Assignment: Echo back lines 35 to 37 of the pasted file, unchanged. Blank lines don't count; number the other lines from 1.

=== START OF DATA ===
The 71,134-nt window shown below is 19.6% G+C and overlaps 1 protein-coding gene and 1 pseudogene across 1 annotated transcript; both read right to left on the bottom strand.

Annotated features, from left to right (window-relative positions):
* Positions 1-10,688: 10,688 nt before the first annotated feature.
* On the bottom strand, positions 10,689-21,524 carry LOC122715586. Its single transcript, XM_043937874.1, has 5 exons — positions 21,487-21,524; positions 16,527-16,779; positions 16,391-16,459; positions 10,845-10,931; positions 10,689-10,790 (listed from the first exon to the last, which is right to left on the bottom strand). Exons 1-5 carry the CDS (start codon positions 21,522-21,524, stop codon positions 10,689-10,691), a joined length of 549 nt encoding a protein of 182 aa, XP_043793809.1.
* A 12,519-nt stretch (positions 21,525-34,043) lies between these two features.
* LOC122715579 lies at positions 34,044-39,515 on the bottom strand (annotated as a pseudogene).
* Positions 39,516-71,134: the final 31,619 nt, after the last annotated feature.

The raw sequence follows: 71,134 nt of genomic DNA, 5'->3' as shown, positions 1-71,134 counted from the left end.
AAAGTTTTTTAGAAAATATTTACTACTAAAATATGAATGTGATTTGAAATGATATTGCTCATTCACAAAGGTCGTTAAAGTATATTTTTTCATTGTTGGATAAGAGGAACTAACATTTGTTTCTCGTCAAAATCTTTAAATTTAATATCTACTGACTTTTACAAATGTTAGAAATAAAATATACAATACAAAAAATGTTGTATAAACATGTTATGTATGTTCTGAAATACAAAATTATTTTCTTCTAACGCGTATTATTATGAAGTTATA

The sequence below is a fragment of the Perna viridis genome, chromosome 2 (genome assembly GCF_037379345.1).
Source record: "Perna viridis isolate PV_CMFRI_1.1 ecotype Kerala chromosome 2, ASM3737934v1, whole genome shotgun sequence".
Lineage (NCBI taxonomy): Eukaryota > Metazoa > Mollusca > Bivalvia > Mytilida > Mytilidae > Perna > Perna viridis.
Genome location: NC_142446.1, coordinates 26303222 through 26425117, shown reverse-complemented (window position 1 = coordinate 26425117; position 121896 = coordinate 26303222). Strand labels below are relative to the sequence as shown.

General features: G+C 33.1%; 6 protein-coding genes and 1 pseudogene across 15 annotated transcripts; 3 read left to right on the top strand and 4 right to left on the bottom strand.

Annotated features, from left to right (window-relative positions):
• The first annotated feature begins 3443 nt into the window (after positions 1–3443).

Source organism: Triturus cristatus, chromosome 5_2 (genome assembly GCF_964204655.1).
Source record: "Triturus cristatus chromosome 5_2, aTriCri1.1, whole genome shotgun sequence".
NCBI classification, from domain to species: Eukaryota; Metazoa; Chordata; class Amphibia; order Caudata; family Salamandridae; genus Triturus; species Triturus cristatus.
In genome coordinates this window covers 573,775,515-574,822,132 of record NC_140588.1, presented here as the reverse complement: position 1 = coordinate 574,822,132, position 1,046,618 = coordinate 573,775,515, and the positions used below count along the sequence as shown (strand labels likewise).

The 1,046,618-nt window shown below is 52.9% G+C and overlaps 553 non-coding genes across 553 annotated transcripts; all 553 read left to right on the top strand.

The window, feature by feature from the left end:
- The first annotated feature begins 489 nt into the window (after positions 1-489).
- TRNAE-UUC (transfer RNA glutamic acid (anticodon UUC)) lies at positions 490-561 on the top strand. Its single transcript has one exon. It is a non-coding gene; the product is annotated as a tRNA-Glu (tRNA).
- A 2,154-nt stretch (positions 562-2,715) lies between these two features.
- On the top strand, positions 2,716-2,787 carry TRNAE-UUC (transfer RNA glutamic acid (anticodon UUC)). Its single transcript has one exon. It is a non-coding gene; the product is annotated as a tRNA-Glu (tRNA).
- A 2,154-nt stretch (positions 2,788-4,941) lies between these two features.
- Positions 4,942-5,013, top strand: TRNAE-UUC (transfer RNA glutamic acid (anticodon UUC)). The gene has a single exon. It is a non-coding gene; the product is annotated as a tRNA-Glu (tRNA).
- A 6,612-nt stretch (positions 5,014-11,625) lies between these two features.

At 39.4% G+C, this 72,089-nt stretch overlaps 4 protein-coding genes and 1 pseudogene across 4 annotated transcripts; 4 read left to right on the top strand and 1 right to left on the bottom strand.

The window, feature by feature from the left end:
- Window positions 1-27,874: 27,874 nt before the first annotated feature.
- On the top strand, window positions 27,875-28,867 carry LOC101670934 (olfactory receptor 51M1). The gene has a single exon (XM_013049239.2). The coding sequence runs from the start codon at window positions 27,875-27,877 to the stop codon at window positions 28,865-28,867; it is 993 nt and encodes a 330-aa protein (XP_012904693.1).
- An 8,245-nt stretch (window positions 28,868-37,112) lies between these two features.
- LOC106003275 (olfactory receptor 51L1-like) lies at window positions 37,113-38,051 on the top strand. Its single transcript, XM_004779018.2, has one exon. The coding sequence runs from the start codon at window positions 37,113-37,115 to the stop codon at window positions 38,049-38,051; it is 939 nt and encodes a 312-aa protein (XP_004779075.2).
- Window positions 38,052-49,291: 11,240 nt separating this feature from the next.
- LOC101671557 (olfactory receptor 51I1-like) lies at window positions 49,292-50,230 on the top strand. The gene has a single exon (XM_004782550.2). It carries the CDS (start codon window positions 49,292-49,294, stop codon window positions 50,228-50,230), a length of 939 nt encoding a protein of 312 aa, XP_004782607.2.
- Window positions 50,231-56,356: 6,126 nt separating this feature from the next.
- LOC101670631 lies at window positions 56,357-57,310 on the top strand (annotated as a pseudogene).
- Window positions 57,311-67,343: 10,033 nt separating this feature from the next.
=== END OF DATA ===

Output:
- LOC106003275 (olfactory receptor 51L1-like) lies at window positions 37,113-38,051 on the top strand. Its single transcript, XM_004779018.2, has one exon. The coding sequence runs from the start codon at window positions 37,113-37,115 to the stop codon at window positions 38,049-38,051; it is 939 nt and encodes a 312-aa protein (XP_004779075.2).
- Window positions 38,052-49,291: 11,240 nt separating this feature from the next.
- LOC101671557 (olfactory receptor 51I1-like) lies at window positions 49,292-50,230 on the top strand. The gene has a single exon (XM_004782550.2). It carries the CDS (start codon window positions 49,292-49,294, stop codon window positions 50,228-50,230), a length of 939 nt encoding a protein of 312 aa, XP_004782607.2.